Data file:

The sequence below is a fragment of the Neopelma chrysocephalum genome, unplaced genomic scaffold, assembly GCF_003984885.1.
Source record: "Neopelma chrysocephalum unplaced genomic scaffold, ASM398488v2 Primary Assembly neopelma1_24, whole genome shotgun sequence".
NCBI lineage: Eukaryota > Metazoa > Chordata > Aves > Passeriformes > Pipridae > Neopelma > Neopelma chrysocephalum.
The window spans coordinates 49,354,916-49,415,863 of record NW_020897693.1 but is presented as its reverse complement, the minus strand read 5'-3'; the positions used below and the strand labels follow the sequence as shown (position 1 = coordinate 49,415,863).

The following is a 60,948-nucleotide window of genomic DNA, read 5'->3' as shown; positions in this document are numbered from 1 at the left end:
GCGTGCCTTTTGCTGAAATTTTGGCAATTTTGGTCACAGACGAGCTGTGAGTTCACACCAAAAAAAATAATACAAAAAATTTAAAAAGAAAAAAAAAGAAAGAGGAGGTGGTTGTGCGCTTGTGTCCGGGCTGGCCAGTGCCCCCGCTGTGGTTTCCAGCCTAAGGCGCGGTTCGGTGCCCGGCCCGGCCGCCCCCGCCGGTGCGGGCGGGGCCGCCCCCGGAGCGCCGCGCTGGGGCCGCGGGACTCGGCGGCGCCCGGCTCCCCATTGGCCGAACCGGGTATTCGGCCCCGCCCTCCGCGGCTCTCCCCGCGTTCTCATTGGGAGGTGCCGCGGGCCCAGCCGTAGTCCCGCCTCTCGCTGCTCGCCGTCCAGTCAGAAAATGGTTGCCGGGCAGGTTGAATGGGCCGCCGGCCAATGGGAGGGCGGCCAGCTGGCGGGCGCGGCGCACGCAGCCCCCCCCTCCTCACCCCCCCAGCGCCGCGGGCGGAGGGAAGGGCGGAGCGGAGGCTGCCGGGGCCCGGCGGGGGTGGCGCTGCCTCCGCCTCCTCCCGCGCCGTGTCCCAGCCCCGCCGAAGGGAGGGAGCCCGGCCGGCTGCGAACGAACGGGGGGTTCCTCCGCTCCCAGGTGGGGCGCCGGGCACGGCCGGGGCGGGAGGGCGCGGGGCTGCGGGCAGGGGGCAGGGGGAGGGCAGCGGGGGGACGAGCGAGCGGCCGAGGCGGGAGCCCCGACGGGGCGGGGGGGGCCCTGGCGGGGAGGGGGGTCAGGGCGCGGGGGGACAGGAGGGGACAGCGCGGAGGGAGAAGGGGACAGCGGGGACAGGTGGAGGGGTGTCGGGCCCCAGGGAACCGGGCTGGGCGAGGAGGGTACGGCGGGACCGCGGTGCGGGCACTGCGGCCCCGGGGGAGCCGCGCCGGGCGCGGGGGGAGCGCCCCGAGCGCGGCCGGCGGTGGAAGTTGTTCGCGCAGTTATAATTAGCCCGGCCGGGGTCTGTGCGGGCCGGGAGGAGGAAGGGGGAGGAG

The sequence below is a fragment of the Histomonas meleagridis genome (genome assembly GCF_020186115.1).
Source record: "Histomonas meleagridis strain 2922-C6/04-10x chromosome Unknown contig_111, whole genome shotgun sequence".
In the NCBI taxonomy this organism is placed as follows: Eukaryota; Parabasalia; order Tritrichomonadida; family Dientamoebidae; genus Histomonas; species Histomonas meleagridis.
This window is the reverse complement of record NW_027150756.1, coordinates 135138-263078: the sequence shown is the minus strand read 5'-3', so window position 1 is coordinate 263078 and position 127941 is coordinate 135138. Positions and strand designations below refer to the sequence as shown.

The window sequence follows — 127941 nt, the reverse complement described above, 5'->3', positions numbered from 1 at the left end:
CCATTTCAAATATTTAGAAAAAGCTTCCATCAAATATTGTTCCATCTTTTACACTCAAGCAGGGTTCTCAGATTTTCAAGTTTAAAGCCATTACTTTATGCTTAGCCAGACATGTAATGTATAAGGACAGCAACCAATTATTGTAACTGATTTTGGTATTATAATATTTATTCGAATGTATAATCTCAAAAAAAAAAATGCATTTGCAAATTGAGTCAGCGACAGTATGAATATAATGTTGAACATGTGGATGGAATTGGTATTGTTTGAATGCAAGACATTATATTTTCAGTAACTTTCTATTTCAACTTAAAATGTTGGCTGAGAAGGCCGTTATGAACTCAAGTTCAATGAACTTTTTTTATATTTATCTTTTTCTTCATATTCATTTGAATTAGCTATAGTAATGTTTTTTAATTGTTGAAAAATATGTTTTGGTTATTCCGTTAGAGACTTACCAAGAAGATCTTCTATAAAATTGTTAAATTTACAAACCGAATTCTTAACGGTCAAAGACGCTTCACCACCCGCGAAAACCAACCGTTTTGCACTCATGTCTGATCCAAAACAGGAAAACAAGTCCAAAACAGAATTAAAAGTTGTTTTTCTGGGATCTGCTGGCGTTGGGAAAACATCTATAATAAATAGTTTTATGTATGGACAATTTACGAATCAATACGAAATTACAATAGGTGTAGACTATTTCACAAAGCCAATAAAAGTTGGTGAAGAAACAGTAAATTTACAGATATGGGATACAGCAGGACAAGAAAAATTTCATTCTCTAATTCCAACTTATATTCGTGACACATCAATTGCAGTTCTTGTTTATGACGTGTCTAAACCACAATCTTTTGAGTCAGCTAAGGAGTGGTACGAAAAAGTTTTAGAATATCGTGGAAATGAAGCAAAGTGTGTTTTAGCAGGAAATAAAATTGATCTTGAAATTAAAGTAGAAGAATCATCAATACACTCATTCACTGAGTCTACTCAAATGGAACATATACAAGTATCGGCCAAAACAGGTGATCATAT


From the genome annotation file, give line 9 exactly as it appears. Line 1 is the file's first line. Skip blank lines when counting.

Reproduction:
In the NCBI taxonomy this organism is placed as follows: Eukaryota; Parabasalia; order Tritrichomonadida; family Dientamoebidae; genus Histomonas; species Histomonas meleagridis.